“A very enterprising, mildly annoying young lady” a character hilariously sums up Meilin, the 13-year-old protagonist of 2022 animated film ‘Turning Red’. This film is so freaking cute… maybe it’s going to be difficult to write an objective review!

Domee Shi who made the adorable award-winning animated short ‘Bao’, has directed this film and co-written the story with Julia Cho and Sarah Streitcher. This women led production is fuzzily heavy on fun female friendships and girl-power.

Plot overview – ‘Straight A’ student Meilin does everything her mom wants, but that changes when she wakes up one day to find herself transformed into a red panda. The beast has an intriguing mythological origin and shows up every time the host is overpowered by emotions, so if Meilin calms down, she turns back into her human self. With the support of her best-friends, she is able to channel the red panda in fun ways behind her family’s back. But what happens when the strict overbearing mom finds out?

First things first – the animation is colorful and catchy, a blend of the classic Pixar art style along with elements of Japanese anime. The big-eyed characters, bright clothes and sunny backgrounds help set an uplifting tone throughout the film. The teddy-bear like red Panda is definitely the show-stopper. Just like all the kids in the story fall in love with the animal side of Meilin, viewers with soft-corners for furry beings would be melting.

Domee Shi and team subtly and humorously explore dynamics between dominating parents and pliant children – how pushing one to excel in everything can lead to eventual estrangement. It starts with teens compartmentalizing their lives, a different version at home, and another at school. Meilin is an over-achiever, who gets 100/100 on math, plays the flute like a pro, speaks French, helps her mom run their family temple after school… but she is also a regular teen with a bunch of goofy/dorky girlfriends (Abby is the cutest btw) and they all love dancing, singing, listening to boy-bands and crushing on the cute ones. The ‘overachieving’ bit is going to be relatable to very few viewers, but haven’t we all had a teen version of ourselves our parents were completely clueless about? So the ‘Panda’ is really a metaphor for our ‘inner true selves’.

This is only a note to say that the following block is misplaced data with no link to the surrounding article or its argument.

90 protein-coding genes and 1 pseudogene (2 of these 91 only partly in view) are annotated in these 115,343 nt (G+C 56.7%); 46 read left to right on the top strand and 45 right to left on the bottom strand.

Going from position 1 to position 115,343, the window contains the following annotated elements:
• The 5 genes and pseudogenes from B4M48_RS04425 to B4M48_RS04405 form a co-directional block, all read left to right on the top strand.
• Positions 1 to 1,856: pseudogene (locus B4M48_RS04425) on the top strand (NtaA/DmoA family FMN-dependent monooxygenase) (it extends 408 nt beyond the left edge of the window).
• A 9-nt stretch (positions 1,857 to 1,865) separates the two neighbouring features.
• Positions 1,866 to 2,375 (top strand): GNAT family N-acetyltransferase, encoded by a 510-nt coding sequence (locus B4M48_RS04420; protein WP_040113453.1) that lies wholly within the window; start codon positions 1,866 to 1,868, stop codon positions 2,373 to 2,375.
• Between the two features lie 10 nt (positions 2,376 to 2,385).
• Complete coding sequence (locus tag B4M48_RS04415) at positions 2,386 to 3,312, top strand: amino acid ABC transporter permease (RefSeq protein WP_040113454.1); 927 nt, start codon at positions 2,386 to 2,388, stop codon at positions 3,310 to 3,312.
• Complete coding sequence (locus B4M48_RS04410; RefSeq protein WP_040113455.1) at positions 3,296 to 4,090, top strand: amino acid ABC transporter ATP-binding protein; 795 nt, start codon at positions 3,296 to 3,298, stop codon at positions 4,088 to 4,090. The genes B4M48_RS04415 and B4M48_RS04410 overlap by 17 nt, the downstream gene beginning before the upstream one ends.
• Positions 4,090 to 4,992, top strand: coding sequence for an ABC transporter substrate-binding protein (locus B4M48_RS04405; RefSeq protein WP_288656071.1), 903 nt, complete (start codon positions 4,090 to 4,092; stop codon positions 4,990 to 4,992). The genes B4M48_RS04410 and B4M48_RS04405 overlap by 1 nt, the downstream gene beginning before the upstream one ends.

I loved the fact this the story was set in 2002, a pre-social media era, when friends would swap their favorite CDs, have actual conversations instead of browsing their phones while sitting next to each other. And yet, ‘Turning Red’ isn’t stuck in some time-capsule, it feels fresh and contemporary, even with all the Asian mythological and cultural quirks that the makers weave into the tale.

It’s a well-paced film, where the tempo never dips and things keep happening. The climax isn’t as emotional as most Disney films tend to be, but things do get a little heavy on the heart. Instead of a idealistic ending, there’s a more realistic closure to Meilin’s adventures as her new transfiguring self. There’s definitely scope for a sequel, or a prequel, or an entire spin-off series!

It’s a 8/10 from me. The film is streaming on Disney Hotstar Premium.

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Ep 59 – 9 Must-Watch Animated Films From IMDB Top 100